1. Extending your arm out in front of you with your palm open and fingers pointing down, then lightly pulling your fingers toward you with your other arm.
  2. Standing upright, joining your hands behind your lower back, then pushing backward lightly with straight arms.
  3. Sitting upright with legs outstretched in front of you, passing a towel across the ball of one foot, just beneath the toe joints, then lightly pulling on both ends of the towel to move your toes toward you.
  4. Standing upright, straightening one arm until it is horizontal across your chest, then using your other hand to lightly press the elbow into your chest.

These are just a few examples, but your sports injury prevention specialist can help you devise a more comprehensive program to achieve high levels of flexibility. They will also help you to stretch in a safe and sustainable manner.

Cross-training and targeted exercises

Getting better at playing tennis means playing a lot of tennis! But there are other things you can do to improve overall conditioning. Cross-training means incorporating other exercises into your routine — such as weight-training for strength or jogging for cardio. Targeted exercises are those specifically designed to improve your tennis form and reduce injury risk — such as box jumping to improve upper leg strength and hip flexibility. Again, your physical therapy specialist can help you identify these targeted exercises and use them in a safe manner.

What Are the Key Techniques and Practices to Prevent Injuries During Tennis?

Preparation is vital, but you can also take steps to avoid injury on the day of your tennis session or match. Here are a few things to bear in mind:

Pay attention to form and technique

While you play, be mindful of how you are moving. Practice footwork and proper striking of the ball, eliminating the chronic mistakes that lead to overuse injuries or the awkward movements that can result in acute injuries. Pay attention to your coaching and the techniques you've learned, and try to maintain this form. If you start getting too tired, take a break when possible.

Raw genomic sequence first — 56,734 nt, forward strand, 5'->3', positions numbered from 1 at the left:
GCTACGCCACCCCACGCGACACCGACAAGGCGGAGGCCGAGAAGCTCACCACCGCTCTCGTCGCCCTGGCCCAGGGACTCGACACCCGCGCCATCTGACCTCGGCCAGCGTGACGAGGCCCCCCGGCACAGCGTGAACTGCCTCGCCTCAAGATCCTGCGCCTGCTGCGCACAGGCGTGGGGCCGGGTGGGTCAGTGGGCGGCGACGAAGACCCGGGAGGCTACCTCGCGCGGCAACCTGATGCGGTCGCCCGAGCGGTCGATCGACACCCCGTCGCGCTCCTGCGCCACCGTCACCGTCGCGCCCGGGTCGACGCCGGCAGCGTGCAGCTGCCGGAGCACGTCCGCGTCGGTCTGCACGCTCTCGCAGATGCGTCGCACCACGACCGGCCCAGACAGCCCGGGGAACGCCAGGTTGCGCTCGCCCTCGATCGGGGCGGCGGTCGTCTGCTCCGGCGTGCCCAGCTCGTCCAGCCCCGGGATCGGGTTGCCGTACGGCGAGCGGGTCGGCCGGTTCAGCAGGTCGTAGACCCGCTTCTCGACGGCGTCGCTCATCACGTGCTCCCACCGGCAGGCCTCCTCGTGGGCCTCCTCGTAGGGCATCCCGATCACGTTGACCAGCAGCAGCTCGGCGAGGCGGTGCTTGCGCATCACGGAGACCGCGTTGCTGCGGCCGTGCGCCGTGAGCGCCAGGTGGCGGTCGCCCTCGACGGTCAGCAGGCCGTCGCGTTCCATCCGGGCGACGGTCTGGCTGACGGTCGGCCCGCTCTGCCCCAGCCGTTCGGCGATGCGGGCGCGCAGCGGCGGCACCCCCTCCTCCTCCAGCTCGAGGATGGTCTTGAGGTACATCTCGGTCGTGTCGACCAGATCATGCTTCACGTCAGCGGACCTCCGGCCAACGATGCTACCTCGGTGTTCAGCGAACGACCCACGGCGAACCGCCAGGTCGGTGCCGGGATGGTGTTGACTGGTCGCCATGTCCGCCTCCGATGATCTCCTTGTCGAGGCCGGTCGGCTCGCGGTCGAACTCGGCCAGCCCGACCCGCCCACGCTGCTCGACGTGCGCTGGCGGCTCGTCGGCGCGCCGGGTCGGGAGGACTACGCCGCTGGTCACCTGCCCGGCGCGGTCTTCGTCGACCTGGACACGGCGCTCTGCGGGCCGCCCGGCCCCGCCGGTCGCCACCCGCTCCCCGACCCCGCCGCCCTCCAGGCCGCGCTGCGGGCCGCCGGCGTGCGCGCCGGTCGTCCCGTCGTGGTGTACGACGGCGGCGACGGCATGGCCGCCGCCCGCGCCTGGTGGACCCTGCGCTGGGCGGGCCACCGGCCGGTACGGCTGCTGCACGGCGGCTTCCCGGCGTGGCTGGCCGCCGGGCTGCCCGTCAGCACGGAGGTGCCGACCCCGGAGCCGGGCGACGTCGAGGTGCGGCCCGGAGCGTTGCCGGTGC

Warming up and cooling down

Your warm-up should take at least fifteen minutes, up to around half an hour. Jumping rope for several minutes helps provide a general warm-up, as well as honing balance, agility, and coordination. Jumping jacks also provide comprehensive warm-up across the whole body. Knee lifts to the front and knee bends to bring your heel up to the back of your glutes help to stretch out the lower legs. Shadow tennis (i.e., making controlled swinging and striking motions) gets your body used to the movements you will be making. Spend a similar time cooling down afterward, running through the stretching and light shadow tennis components of your warm-up.

Rest and relaxation

Tennis is great fun, and practice is important, but you need to give your body time to rest and recuperate too. After an intensive match, give yourself at least a few days off, preventing overuse injuries or acute injuries caused by muscle fatigue. Plan your training schedule carefully so you are getting plenty of rest.

Schedule an Appointment with JAG Physical Therapy

Here at JAG PT, we are proud to provide expert physical therapy services to our patients as they enjoy all the benefits of athletics in an injury-free manner. This includes delivering expert sports injury prevention services to help you avoid tennis injuries, as well as rehabilitation to get you back on your feet and out on the court sooner rather than later. Contact us today or schedule your appointment to get started with a custom PT plan.